While a lot of produce stores well in the fridge, other things like onions, potatoes, garlic, or sweet potatoes do best in a cool, dark and dry place like the bottom of the pantry. They should be stored in a well-ventilated container or sack where they can breathe.

Don’t forget that the freezer is your friend and there is so much fresh produce you can store there to extend its life and reduce food waste. Find out more in our guide to freezing foods.

Food waste tips


Food waste tips & recipes

There are so many clever ways to use up food scraps. From celery bases or parmesan rinds to leftover lemon peel and stale bread, give new life to all the food you might normally throw away.

7 ways to reduce food waste >

How to use food scraps

Lemon peel

Lemon peel

Lemon is a cleaning powerhouse. You can use lemon peels to make your own spray cleaner (see below), as well as to clean and deodorise chopping boards. Simply sprinkle salt on your board then rub the inside of the peel over the surface. The salt acts like an abrasive.

Make your own lemon spray cleaner

Step 1 of 3

Save your lemon peels and pop them in a large glass jar in the fridge.

Step 2 of 3

Once you’ve filled the jar about half way with lemon peels, fill it with white vinegar until the peels are submerged. Close the jar with an airtight lid and store it in a dark pantry for about 2 weeks.

Instruction tip

The longer you let the peels sit, the more the lemon will infuse into the vinegar.

Step 3 of 3

After 2+ weeks, strain the vinegar into a clean glass bowl and discard the peel. Pour the lemon vinegar into a glass spray bottle and use it like you would any spray cleaner.

Parmesan rind

Parmesan rind

Cheese rind is the protective (yet edible layer) on the outside of cheese like Parmesan. While it’s too tough to chew, it adds flavour and enriches soups, stews and sauces.                                                                                                                                                                                      

Veggie scraps

Veggie scraps

Use veggie scraps like celery bases, corn cobs, onion nibs, leek leaves, carrot tops, sweet potato peel and mushroom stems to make a delicious vegetable stock. Keep scraps in a sealed container in the freezer*, and make your stock once you've collected 3-4 cups of scraps.

*Keep in the freezer for up to three months.

Pickled vegetables

Older veggies

If you’re trying to use up older veggies, try pickling them. Pickles are a wonderful addition to salads, poke bowls and sandwiches. Too soft to pickle? Add them to your food scraps collection for stock.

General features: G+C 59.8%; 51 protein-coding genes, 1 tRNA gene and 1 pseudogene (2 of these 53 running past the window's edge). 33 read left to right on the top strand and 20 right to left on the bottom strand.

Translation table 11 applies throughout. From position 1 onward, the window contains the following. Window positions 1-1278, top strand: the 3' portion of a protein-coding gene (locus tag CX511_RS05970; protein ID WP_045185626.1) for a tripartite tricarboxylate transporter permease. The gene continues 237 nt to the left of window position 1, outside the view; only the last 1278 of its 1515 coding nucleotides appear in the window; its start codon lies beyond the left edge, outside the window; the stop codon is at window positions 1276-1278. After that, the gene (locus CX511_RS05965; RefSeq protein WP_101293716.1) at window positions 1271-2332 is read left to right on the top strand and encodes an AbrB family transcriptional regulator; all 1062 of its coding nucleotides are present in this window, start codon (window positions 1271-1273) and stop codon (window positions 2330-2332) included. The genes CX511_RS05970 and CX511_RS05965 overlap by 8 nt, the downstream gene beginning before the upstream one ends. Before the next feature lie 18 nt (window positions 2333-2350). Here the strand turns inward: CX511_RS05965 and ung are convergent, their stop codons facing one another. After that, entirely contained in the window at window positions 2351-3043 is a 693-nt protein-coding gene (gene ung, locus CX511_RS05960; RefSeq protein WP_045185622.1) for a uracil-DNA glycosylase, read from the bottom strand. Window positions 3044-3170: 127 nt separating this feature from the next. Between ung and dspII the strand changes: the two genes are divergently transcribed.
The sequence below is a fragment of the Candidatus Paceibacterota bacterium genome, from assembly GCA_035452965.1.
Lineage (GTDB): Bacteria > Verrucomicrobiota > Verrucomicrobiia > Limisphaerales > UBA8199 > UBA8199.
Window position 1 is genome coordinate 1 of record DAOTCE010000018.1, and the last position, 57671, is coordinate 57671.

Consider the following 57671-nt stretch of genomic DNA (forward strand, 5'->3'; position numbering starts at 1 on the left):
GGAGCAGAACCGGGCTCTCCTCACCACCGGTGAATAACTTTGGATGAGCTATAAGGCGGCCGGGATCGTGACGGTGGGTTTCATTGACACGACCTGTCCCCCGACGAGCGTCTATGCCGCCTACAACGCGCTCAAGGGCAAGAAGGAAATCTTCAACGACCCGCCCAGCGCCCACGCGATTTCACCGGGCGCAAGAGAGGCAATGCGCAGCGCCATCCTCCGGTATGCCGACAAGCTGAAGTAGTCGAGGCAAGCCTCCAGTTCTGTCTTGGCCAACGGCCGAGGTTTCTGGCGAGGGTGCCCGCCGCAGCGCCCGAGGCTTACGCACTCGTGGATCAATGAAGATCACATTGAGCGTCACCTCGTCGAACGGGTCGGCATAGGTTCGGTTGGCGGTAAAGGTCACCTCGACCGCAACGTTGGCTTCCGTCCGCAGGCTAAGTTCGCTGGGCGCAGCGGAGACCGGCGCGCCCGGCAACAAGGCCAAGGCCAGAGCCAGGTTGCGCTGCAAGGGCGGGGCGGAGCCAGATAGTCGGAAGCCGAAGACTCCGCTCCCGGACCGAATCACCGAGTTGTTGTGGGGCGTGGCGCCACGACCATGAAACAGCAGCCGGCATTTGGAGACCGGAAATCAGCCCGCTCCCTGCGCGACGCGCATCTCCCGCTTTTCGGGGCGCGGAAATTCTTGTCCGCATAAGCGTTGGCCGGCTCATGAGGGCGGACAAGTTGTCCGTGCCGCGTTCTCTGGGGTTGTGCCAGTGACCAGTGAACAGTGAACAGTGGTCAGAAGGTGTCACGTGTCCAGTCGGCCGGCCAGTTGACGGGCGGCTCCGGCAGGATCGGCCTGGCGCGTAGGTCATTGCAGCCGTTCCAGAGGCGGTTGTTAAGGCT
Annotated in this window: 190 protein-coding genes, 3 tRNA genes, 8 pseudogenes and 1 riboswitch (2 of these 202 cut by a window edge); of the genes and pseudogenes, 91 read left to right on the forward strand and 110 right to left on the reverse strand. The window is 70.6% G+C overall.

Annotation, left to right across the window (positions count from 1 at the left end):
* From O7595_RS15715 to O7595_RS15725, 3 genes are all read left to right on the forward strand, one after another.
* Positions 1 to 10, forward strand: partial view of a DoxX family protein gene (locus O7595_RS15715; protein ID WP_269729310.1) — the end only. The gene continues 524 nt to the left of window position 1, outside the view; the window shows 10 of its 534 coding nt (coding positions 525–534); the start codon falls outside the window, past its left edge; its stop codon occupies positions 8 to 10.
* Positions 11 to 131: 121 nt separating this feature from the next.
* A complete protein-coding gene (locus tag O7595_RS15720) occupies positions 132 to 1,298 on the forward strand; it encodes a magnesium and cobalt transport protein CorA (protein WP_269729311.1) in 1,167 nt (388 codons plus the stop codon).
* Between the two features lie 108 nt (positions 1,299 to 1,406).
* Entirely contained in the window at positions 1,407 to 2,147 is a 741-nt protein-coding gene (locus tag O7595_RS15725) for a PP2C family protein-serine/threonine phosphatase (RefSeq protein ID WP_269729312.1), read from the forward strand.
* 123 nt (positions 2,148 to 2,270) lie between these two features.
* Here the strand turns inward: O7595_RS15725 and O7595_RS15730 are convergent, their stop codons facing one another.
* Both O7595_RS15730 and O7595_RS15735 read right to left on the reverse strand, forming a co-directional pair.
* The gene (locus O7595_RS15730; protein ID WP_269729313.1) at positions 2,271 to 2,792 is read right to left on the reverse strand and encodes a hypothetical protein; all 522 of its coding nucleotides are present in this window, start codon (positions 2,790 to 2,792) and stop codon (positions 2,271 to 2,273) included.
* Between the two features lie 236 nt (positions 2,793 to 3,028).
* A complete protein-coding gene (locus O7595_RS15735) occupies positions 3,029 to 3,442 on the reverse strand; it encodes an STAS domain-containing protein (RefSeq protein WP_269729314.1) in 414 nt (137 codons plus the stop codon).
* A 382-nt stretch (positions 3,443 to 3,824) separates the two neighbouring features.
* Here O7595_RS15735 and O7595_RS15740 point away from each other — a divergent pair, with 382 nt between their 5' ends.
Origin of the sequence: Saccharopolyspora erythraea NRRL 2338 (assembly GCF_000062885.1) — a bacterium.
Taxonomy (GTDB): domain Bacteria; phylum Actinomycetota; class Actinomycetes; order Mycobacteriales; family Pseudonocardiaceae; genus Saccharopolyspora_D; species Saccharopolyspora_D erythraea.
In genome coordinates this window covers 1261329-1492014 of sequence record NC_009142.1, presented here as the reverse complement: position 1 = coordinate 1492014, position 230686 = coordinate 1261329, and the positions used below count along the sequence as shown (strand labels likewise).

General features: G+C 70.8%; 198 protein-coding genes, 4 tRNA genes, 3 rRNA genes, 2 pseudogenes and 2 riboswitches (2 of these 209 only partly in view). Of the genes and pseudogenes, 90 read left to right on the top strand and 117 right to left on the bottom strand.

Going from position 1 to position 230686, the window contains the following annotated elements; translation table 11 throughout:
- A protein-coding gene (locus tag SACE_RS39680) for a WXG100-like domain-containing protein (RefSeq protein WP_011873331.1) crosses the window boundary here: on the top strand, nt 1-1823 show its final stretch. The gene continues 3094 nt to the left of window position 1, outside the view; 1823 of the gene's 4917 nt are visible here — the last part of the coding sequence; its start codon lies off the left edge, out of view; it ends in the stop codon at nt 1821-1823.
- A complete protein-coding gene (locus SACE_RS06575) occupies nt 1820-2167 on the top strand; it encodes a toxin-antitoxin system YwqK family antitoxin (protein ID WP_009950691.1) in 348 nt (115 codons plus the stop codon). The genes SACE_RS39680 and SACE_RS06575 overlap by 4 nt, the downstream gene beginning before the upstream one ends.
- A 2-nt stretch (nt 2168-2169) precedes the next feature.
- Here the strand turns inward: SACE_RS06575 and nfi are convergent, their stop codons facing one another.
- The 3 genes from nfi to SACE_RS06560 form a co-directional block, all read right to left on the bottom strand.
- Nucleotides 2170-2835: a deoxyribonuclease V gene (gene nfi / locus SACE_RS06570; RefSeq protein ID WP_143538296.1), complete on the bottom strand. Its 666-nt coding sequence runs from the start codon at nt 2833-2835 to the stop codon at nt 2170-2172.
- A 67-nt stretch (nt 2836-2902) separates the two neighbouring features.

Tops, stalks and stems

Tops, stalks and stems

Carrot tops make an excellent pesto, while stalks and stems from veggies like kale, silverbeet, broccoli or broccolini add extra goodness to soups and stews.

Stale bread

Stale bread

Pop stale bread into your processor and make fresh breadcrumbs in seconds. Bag and store them in your freezer for when you next make breadcrumb pasta.                                                            

Beef stock

Chicken or beef bones

Add chicken or beef bones to some water, along with onion nibs, carrot and celery stems, parsley or coriander stalks and you’ve got yourself the makings of a hearty and delicious broth.

Root-to-tip recipes

Make the most of your leftovers



How to regrow veggie scraps

Make your veggie scraps go that extra mile by regrowing them. There are so many benefits to regrowing scraps. It reduces wastage, which means less food in landfills, it saves money, and it’s a great hobby for the whole family. This simple and engaging project is fun and fascinating for kids as they watch food grow before their very eyes. You don’t need a backyard or garden to grow your own food either, just a couple of jars, a small pot and a sunny spot to place them.

See our step-by-step videos on how to re-grow celery, spring onions and chilli seeds

Other veggies that regrow well include:

  • Romaine lettuce bases
  • Fennel fronds
  • Lemongrass stems
  • Basil and coriander stems
  • Potatoes 
  • Sweet potatoes
  • Garlic

If you still have food scraps leftover, add them to your compost. If you don’t have space for a compost bin, check with your local council to see if they have a FOGO (Food Organics and Garden Organics) collection system.